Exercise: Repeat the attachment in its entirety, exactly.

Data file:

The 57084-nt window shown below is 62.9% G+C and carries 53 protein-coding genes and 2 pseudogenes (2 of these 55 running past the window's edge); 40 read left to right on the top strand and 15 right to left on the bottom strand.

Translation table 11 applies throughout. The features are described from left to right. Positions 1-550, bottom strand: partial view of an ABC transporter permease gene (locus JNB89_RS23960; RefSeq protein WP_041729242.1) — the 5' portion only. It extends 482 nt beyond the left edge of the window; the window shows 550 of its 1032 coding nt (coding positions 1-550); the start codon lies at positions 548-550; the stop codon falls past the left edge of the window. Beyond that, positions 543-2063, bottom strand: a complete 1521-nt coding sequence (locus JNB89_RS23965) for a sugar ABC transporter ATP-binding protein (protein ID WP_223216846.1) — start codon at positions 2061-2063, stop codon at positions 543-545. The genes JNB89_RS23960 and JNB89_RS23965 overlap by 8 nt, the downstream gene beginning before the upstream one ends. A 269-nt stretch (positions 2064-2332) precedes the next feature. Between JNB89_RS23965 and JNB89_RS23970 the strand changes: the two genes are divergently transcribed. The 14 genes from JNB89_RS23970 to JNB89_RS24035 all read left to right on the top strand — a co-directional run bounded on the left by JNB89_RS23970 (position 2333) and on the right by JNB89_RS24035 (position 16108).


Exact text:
The 57084-nt window shown below is 62.9% G+C and carries 53 protein-coding genes and 2 pseudogenes (2 of these 55 running past the window's edge); 40 read left to right on the top strand and 15 right to left on the bottom strand.

Translation table 11 applies throughout. The features are described from left to right. Positions 1-550, bottom strand: partial view of an ABC transporter permease gene (locus JNB89_RS23960; RefSeq protein WP_041729242.1) — the 5' portion only. It extends 482 nt beyond the left edge of the window; the window shows 550 of its 1032 coding nt (coding positions 1-550); the start codon lies at positions 548-550; the stop codon falls past the left edge of the window. Beyond that, positions 543-2063, bottom strand: a complete 1521-nt coding sequence (locus JNB89_RS23965) for a sugar ABC transporter ATP-binding protein (protein ID WP_223216846.1) — start codon at positions 2061-2063, stop codon at positions 543-545. The genes JNB89_RS23960 and JNB89_RS23965 overlap by 8 nt, the downstream gene beginning before the upstream one ends. A 269-nt stretch (positions 2064-2332) precedes the next feature. Between JNB89_RS23965 and JNB89_RS23970 the strand changes: the two genes are divergently transcribed. The 14 genes from JNB89_RS23970 to JNB89_RS24035 all read left to right on the top strand — a co-directional run bounded on the left by JNB89_RS23970 (position 2333) and on the right by JNB89_RS24035 (position 16108).